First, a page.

She was removed from ventilation on day nine, showing mild improvements in neurological status and delirium. However, on day 12, she went into cardiac arrest and died, despite attempts at resuscitation. Further examination of tumor tissue confirmed osteosarcoma that started in the skull bones and spread to the surrounding areas. 

The authors proposed that previous radiation therapy for Cushing’s disease led to her skull bone cancer based on factors such as the development of the cancer within or close to the path of the radiation beam, the presence of a different tumor type before radiation, a long period between radiation and cancer diagnosis (at least three years), and a confirmed diagnosis of secondary cancer. 

Furthermore, osteosarcoma is the most common form of radiation-induced cancer of the bone.

“The prevalence of radiation-induced osteosarcoma and other [cancers] of the skull in patients with prior radiotherapy for pituitary tumors has not been established and is largely described through case reports,” the researchers wrote. However, “the risk of radiation-induced osteosarcoma following radiotherapy is exceedingly rare, occurring in 0.01–0.03% of all irradiated patients.”

Additionally, the researchers noted that the risk of radiation-induced sarcomas increases with higher radiotherapy dose and field size.

In nine case reports presented in the study, the mean age at diagnosis of a secondary tumor was 50 years, ranging from 16 to 75 years, with a mean latency period between radiation and cancer diagnosis of 13 years. 

“At 30 years, this is the longest reported duration between radiotherapy for a pituitary tumor and development of a radiation-induced osteosarcoma in the literature,” they wrote. “Long-term follow-up studies on patients receiving [radiation] are warranted to examine the risk of development of such tumors.”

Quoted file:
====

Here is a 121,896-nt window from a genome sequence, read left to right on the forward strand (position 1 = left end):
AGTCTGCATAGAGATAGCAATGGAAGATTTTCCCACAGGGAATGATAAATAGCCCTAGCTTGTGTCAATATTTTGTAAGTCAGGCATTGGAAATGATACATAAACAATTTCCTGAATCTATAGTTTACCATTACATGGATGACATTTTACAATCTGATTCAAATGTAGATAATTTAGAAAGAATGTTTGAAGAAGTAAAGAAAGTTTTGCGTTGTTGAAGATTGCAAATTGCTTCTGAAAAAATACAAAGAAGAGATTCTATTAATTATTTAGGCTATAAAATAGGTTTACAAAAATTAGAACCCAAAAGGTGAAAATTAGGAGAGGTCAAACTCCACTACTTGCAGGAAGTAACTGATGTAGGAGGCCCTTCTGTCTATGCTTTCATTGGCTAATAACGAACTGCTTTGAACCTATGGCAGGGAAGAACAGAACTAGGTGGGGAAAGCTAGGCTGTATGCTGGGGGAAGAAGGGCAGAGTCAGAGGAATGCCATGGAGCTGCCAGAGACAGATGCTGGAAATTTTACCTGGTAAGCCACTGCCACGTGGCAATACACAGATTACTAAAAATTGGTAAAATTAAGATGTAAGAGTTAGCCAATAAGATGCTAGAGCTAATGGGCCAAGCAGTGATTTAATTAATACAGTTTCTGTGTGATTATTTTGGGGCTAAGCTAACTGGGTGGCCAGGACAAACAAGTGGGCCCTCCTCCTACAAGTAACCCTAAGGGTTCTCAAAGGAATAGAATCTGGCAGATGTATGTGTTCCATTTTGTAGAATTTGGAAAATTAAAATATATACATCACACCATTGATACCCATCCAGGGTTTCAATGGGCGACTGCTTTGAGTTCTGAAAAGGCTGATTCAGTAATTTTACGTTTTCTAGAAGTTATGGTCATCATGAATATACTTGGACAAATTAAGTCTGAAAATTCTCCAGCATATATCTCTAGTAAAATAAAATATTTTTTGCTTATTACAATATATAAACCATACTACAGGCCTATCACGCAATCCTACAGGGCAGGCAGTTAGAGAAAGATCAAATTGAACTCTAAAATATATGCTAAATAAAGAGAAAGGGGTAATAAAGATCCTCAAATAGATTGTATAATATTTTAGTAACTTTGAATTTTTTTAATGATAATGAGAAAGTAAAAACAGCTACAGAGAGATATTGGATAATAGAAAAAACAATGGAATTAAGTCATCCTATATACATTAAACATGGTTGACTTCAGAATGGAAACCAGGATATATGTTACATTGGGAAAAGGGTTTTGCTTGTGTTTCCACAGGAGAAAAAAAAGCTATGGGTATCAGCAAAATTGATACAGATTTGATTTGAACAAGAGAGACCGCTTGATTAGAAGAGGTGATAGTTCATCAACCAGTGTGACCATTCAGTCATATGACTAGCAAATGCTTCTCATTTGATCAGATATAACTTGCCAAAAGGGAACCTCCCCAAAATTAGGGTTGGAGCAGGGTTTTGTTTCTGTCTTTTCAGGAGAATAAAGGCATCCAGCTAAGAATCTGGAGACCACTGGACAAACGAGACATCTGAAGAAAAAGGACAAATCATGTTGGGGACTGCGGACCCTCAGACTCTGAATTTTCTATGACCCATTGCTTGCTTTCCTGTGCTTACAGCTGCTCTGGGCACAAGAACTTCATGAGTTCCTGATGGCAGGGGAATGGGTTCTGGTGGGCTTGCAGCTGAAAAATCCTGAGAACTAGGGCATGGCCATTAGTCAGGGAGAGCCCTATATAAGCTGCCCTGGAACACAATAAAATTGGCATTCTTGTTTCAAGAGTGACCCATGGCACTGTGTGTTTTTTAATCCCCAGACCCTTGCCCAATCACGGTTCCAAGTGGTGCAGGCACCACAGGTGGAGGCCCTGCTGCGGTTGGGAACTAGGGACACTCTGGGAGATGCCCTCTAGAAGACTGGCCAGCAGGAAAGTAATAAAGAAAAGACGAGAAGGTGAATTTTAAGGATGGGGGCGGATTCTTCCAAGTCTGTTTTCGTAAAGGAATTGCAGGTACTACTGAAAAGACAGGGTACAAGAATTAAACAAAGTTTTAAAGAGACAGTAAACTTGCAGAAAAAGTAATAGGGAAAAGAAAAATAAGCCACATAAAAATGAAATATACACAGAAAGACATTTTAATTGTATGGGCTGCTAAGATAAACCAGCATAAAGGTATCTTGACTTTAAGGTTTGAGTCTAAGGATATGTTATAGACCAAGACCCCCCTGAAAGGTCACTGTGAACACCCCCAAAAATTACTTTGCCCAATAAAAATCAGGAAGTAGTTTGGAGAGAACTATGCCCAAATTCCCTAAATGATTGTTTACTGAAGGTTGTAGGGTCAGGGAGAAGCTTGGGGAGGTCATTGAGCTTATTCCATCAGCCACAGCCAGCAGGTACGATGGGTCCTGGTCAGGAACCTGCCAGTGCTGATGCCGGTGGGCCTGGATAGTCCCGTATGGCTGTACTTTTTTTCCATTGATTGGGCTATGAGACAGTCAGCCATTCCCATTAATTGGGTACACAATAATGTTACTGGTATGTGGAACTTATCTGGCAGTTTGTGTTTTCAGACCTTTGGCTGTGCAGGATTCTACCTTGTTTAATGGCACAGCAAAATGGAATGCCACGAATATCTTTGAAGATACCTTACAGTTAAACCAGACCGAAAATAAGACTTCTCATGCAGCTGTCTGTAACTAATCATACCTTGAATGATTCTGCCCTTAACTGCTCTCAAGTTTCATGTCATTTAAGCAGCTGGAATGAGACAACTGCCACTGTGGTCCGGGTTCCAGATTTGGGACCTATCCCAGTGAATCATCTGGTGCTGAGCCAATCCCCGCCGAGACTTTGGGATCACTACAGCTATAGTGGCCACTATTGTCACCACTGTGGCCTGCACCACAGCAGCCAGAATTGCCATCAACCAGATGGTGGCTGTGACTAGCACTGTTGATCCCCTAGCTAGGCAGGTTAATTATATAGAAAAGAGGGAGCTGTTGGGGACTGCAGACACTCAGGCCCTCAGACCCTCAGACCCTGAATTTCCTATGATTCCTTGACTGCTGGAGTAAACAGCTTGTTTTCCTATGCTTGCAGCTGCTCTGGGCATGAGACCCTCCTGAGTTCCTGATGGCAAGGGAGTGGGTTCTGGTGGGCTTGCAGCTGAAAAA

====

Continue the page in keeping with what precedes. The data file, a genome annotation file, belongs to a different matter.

Steve holds a PhD in Biochemistry from the Faculty of Medicine at the University of Toronto, Canada. He worked as a medical scientist for 18 years, within both industry and academia, where his research focused on the discovery of new medicines to treat inflammatory disorders and infectious diseases. Steve recently stepped away from the lab and into science communications, where he’s helping make medical science information more accessible for everyone.
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Ana holds a PhD in Immunology from the University of Lisbon and worked as a postdoctoral researcher at Instituto de Medicina Molecular (iMM) in Lisbon, Portugal. She graduated with a BSc in Genetics from the University of Newcastle and received a Masters in Biomolecular Archaeology from the University of Manchester, England. After leaving the lab to pursue a career in Science Communication, she served as the Director of Science Communication at iMM.

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Steve holds a PhD in Biochemistry from the Faculty of Medicine at the University of Toronto, Canada. He worked as a medical scientist for 18 years, within both industry and academia, where his research focused on the discovery of new medicines to treat inflammatory disorders and infectious diseases. Steve recently stepped away from the lab and into science communications, where he’s helping make medical science information more accessible for everyone.